India: Microfinance Movement Tackles Poverty, Empowers Women

India: Microfinance Movement Tackles Poverty, Empowers Women

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By Allen Clinton

“We might not know much about the world, but we understand our rights,” says Anasuyamma, president of a 12-member women’s group in the small Indian village of Dharmajipet located two hours from the city of Hyderabad. “One match can be easily broken but put them together and they become stronger. There is power in numbers and that’s the philosophy of our group.”

Sitting on floor mats in Anasuyamma’s house, she and the women in her group all have a great deal in common: they are the poorest of the poor; they are mothers who want something better for their children; and they are beneficiaries of microfinance – loans they use to start businesses, which CARE and local partners provide along with courses on human rights and business management skills. 

“Our lives have changed,” Anasuyamma says. “We feel good about ourselves. We are proud women.”

Her women’s group has taken out five loans in the past seven years, using the money to buy cows. They sell milk, repay the loans and make a profit. Working together with other women’s groups representing 20 nearby villages, they’ve formed a larger federation. They formed this federation because smaller groups have access to smaller loans. As a federation with 2,500 members, they have access to more money to start bigger businesses. This is one of 72 federations in the state.

Members of this federation, led by Anasuyamma – who was elected federation president – first did their market research to identify the right product and soon after started a soap making business and began their own marketing. Their “Uttam” brand soaps quickly became the most popular in their district. One type is for dishware and the other is clothes detergent. The 19 workers in the Uttam factory produce 3,200 bars a day, each selling for 5 rupees.

According to Praveena, CARE’s microfinance manager: “It’s easy to become convinced that lending money to marginalized women in the developing world can transform lives. Big changes are happening. Families are eating better quality food. Girls are treated as equals. There is better distribution of power and 90 percent of kids in these villages are in school.”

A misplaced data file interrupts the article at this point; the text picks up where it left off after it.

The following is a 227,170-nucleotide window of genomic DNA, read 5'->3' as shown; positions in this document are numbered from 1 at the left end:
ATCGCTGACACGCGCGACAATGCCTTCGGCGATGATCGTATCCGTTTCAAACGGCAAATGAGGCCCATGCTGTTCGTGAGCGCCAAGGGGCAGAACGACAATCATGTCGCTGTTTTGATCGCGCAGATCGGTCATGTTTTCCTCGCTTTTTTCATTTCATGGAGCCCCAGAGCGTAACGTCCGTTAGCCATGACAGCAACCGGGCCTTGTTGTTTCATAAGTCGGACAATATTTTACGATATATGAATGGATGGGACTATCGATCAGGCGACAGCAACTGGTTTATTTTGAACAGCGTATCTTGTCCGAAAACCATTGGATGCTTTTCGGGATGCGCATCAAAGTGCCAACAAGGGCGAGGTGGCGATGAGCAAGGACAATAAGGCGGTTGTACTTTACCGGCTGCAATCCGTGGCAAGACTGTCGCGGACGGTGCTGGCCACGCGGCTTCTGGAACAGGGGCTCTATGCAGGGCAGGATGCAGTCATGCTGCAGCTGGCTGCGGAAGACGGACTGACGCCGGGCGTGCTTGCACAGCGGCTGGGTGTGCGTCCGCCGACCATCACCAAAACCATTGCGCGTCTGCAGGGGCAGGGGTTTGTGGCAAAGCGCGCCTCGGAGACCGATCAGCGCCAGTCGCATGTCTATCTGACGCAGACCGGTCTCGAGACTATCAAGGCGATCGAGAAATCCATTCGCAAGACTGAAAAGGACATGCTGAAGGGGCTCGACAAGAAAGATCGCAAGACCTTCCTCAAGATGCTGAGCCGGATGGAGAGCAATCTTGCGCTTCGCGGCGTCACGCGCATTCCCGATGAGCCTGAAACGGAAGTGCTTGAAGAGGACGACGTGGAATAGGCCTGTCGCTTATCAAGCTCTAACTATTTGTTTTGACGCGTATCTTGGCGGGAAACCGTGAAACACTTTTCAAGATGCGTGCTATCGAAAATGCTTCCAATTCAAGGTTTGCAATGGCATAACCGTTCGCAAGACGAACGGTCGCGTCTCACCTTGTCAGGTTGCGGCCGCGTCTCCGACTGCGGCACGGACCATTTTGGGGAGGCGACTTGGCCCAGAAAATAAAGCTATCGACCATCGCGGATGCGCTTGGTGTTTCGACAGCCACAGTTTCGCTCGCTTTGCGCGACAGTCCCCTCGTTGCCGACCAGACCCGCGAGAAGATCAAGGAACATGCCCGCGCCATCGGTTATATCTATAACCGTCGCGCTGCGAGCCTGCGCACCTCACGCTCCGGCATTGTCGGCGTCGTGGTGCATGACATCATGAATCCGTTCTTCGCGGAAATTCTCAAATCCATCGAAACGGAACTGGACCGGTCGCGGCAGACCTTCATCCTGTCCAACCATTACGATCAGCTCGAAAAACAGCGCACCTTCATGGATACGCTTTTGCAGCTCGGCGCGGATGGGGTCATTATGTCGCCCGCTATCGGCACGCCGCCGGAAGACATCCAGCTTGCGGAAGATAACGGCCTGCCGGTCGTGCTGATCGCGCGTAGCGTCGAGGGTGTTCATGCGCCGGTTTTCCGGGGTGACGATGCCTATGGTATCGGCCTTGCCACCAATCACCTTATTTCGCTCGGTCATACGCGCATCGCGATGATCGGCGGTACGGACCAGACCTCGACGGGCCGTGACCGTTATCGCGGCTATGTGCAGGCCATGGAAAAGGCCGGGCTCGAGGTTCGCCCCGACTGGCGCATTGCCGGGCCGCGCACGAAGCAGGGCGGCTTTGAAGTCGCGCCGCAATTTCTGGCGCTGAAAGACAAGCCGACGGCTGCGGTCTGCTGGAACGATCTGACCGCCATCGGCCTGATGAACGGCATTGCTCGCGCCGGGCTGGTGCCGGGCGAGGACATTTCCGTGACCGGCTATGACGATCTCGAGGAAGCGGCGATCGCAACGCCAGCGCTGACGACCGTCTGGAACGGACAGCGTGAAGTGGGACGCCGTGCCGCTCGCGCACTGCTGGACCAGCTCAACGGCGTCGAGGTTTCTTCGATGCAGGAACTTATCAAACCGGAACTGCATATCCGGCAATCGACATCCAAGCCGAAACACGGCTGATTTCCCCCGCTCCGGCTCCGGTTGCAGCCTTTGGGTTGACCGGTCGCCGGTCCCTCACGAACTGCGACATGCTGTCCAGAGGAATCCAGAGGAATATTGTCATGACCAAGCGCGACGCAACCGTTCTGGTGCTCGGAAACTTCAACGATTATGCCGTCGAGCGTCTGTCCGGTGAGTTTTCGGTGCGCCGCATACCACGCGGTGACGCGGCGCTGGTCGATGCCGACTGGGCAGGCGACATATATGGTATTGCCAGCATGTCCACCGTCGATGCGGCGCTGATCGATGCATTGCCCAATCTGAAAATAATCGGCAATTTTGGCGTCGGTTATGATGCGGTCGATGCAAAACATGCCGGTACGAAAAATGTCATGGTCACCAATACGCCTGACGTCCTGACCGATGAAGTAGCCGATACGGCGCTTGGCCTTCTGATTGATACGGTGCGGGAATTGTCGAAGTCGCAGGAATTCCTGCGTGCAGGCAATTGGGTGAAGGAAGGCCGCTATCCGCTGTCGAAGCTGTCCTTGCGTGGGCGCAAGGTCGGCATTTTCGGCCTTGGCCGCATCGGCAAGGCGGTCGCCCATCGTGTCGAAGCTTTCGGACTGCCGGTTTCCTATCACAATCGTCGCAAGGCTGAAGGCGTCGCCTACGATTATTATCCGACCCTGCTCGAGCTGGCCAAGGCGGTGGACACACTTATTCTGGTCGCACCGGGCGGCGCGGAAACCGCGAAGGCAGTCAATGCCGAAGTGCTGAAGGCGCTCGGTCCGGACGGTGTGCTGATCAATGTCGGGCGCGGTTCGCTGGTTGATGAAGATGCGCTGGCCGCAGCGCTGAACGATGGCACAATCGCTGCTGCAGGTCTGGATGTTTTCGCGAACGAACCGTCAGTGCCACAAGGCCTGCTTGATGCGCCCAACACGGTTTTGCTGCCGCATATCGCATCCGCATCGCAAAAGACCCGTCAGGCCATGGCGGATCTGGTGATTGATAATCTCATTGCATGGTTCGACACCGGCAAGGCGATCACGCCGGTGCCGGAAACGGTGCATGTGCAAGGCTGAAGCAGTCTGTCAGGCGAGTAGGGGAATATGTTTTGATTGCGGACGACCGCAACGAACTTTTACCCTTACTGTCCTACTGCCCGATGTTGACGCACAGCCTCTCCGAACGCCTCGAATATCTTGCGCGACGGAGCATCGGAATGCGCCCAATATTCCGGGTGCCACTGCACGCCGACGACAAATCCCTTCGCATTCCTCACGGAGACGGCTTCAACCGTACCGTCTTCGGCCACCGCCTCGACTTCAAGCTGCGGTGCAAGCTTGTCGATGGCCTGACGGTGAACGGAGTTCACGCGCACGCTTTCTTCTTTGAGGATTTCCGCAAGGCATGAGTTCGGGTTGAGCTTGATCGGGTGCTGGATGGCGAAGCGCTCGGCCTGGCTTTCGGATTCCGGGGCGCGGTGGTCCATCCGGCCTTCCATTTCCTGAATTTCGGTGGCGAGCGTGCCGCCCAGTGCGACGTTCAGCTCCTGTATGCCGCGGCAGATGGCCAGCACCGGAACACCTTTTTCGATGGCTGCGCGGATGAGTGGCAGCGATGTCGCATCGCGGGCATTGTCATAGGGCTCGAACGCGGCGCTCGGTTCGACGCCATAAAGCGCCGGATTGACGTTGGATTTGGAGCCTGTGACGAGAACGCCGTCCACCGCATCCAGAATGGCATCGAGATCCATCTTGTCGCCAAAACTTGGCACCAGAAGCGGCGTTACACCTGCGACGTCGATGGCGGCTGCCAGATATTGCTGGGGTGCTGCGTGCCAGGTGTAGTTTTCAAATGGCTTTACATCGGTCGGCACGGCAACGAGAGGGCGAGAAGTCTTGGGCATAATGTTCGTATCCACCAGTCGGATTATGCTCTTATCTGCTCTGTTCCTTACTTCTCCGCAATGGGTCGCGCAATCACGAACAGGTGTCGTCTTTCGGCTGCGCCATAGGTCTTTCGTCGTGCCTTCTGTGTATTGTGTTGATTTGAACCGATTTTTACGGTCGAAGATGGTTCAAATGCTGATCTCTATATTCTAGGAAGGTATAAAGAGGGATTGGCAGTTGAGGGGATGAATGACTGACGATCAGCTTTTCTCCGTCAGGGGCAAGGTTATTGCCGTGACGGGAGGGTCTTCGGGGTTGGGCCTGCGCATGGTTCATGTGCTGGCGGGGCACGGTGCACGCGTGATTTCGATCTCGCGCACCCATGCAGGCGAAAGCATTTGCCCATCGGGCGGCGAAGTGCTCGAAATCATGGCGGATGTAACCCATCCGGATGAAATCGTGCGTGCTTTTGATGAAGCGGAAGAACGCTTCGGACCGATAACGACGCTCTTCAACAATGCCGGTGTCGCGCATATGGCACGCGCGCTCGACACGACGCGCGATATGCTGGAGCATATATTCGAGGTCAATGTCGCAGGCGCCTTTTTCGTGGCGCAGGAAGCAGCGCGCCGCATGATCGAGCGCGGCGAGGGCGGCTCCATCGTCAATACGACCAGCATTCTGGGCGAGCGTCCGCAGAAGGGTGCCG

For the illiterate and women with no collateral, microfinance loans are a great alternative to banks, where interest rates are higher. CARE aims its microfinance support to women, who boast a near 100 percent repayment rate and have shown they are more willing to use their earnings for the well-being of their families. To provide added security for their families, women in the groups are also able to buy insurance for a rate of 30 rupees a year that CARE helped negotiate through a local company.

Anasuyamma, who has two sons and a daughter, realized she needed to do some things differently within her own family.

“I understand now how important it is that all my kids go to school,” she says. “We talk about this in the group. Most of us never went to school. But our children need to get ahead.”

She admits she used to have different feelings. She initially didn’t want to send her daughter to school as she felt her daughter would just get married and go to another family, which was of no use to her.

“We all felt the same way,” she says. “We used to all work at a local factory earning about a dollar a day rolling cigars. We cooked, we cleaned and we rolled cigars. That was the life of a woman. There was never unity among women.”

She felt that if 10 women could get together, they could change things. At the dismay of her husband, she organized a group and they each started saving 10-20 rupees a month. “We would talk and save. That’s how it all started. During that time we began to realize our dignity and started fighting for the future of all our children.”

Today, her children, including her daughter, have all finished school. The group’s treasurer said her daughter is now finishing medical school. Another woman says her daughter is studying computer science at the university. Clearly there’s a domino effect to empowering mothers.

But Anasuyamma didn’t stop with her daughter’s education. Five years ago, when her daughter was to be married she refused to pay the 10,000 rupee dowry. She felt strongly that it degraded women. After several confrontations with the in-laws and her husband – one involving her being doused with kerosene with a lit match close by – she pulled in support of her women’s group to help them see her point of view without involving the courts. The situation was soon resolved and the marriage took place without a dowry. And, other women in her group have also followed her example.

Her husband says, that before he felt that what Anasuyamma was doing was not a woman’s role. He now feels his wife is equal because she is bringing in money to support the family. 

Anasuyamma, president of a microfinance group, holds a women’s group meeting at her home.